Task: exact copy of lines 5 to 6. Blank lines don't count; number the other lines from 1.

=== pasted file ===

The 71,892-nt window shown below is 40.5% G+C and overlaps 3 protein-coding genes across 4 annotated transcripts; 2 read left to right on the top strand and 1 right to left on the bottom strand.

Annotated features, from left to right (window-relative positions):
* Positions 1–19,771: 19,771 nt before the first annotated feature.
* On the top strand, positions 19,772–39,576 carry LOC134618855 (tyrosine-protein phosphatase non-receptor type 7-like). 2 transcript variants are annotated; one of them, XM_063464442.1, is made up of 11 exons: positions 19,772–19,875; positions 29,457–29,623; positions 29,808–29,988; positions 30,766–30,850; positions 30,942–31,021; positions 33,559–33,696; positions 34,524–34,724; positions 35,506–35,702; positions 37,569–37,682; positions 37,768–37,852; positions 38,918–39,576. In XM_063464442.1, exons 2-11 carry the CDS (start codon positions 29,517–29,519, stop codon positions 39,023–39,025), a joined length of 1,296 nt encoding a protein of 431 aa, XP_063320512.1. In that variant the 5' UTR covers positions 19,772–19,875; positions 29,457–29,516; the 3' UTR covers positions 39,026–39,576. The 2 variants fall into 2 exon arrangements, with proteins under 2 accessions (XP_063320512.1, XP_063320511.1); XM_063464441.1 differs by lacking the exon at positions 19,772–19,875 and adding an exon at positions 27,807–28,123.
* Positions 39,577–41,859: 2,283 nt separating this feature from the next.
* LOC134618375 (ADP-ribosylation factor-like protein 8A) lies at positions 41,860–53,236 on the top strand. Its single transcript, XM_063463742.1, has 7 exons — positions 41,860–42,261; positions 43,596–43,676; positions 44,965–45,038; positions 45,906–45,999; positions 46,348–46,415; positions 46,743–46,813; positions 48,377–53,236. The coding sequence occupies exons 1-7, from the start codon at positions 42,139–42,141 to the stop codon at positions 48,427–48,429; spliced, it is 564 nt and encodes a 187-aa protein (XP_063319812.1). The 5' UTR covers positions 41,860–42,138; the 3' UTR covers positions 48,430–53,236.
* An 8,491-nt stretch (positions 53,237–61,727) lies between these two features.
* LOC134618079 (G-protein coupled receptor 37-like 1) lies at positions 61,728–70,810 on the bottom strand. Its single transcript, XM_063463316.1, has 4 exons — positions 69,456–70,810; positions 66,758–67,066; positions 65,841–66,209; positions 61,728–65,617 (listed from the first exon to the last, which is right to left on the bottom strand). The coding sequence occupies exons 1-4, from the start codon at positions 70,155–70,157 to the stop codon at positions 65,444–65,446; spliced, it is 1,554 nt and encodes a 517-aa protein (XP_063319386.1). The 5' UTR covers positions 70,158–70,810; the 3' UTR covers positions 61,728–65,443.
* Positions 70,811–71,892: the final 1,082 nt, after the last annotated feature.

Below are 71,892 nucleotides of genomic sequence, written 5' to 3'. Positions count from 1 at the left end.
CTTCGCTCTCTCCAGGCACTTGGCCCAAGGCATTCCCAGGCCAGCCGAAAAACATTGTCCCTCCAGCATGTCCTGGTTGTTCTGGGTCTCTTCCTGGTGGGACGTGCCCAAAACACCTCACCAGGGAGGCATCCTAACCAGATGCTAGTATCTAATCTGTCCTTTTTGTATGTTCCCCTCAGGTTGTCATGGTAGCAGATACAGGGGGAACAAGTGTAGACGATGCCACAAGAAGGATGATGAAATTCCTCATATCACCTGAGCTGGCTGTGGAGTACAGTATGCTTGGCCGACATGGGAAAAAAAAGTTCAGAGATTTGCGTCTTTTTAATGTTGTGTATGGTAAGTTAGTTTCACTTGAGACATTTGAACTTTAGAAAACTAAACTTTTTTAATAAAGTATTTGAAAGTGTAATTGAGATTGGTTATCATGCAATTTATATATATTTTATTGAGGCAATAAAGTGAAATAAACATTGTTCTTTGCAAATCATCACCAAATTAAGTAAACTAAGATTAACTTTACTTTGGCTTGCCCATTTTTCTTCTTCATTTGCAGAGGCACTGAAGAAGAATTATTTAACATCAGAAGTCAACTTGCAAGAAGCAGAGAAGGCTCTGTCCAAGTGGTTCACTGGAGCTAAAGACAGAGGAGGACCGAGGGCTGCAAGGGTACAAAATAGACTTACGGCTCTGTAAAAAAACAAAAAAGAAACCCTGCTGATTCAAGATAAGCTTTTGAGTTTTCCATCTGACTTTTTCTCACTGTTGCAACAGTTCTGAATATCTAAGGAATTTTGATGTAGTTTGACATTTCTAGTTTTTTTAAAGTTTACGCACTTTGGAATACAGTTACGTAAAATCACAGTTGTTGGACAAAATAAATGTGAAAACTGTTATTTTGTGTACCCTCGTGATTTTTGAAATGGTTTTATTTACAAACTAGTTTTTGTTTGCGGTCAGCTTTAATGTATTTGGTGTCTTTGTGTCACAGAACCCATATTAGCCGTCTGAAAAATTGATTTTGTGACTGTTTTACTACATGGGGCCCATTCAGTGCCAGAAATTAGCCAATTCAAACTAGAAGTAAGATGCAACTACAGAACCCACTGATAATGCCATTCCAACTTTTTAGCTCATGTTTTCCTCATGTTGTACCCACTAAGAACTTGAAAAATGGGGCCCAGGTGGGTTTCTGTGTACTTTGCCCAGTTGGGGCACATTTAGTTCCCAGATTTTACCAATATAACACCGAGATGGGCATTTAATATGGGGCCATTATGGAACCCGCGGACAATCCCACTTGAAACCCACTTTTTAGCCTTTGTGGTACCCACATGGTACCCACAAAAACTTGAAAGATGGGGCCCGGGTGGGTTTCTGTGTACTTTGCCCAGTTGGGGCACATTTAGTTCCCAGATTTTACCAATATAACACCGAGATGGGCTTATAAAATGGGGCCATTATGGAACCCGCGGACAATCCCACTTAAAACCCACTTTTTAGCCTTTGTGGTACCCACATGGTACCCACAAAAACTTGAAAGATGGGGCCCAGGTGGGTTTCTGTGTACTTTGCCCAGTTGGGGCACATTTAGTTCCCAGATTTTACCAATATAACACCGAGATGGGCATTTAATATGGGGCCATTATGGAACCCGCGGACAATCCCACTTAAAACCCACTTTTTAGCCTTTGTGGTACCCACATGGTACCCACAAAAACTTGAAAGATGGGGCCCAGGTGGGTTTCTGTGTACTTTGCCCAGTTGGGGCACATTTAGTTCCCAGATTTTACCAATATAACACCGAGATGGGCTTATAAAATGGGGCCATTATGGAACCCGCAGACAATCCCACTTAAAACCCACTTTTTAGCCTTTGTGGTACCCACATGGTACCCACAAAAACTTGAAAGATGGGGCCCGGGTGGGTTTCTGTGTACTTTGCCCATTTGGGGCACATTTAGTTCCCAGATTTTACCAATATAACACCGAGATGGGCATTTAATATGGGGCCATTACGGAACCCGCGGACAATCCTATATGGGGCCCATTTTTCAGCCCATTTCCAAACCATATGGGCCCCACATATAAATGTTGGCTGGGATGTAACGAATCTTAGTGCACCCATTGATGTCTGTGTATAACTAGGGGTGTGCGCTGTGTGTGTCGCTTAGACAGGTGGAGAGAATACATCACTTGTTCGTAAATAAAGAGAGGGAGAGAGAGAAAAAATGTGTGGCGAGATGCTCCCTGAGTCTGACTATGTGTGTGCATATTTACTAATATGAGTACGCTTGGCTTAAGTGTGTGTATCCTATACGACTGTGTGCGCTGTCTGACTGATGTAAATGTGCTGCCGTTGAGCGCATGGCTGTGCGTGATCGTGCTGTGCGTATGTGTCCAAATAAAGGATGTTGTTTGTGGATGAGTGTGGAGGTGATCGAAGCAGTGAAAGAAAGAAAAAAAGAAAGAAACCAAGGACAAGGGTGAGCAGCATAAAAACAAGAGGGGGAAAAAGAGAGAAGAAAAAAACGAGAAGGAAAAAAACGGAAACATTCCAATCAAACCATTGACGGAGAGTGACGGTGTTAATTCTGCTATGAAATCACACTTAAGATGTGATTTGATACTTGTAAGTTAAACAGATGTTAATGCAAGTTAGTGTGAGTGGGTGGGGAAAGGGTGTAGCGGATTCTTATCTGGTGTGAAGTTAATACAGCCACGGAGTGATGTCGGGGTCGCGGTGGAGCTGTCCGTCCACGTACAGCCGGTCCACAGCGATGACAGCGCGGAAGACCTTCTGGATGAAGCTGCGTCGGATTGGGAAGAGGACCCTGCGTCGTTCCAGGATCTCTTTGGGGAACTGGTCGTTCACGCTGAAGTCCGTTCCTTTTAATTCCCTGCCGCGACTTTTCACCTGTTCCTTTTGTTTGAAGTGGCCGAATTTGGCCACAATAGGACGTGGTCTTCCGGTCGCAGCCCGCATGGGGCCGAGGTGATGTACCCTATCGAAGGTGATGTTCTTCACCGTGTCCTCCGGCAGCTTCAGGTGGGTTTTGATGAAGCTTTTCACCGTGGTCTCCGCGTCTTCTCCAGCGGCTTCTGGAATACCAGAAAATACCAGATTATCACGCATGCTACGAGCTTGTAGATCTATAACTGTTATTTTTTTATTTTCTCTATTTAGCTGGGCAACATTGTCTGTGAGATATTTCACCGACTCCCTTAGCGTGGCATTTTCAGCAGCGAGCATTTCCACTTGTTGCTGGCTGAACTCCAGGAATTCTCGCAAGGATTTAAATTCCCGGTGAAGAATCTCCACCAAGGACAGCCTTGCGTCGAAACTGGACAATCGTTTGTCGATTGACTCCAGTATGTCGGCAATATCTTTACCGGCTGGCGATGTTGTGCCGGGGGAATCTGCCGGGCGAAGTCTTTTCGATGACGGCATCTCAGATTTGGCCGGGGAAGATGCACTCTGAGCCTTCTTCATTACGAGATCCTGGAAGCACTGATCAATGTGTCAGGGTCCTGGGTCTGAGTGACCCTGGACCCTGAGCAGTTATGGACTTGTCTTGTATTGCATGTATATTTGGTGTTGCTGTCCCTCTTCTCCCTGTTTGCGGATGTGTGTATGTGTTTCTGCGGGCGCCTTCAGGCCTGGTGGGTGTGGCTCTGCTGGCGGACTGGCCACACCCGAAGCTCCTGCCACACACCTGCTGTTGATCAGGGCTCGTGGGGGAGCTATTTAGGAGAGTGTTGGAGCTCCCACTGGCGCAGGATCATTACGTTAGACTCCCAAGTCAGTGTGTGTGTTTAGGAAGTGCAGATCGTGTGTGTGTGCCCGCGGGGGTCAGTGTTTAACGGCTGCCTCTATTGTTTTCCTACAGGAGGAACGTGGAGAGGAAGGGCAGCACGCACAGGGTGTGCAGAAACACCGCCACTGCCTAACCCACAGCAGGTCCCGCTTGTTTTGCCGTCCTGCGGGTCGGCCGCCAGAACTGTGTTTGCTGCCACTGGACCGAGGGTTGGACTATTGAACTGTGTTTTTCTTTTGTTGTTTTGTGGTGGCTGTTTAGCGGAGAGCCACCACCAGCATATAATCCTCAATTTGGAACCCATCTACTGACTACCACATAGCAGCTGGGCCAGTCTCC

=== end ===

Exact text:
* Positions 39,577–41,859: 2,283 nt separating this feature from the next.
* LOC134618375 (ADP-ribosylation factor-like protein 8A) lies at positions 41,860–53,236 on the top strand. Its single transcript, XM_063463742.1, has 7 exons — positions 41,860–42,261; positions 43,596–43,676; positions 44,965–45,038; positions 45,906–45,999; positions 46,348–46,415; positions 46,743–46,813; positions 48,377–53,236. The coding sequence occupies exons 1-7, from the start codon at positions 42,139–42,141 to the stop codon at positions 48,427–48,429; spliced, it is 564 nt and encodes a 187-aa protein (XP_063319812.1). The 5' UTR covers positions 41,860–42,138; the 3' UTR covers positions 48,430–53,236.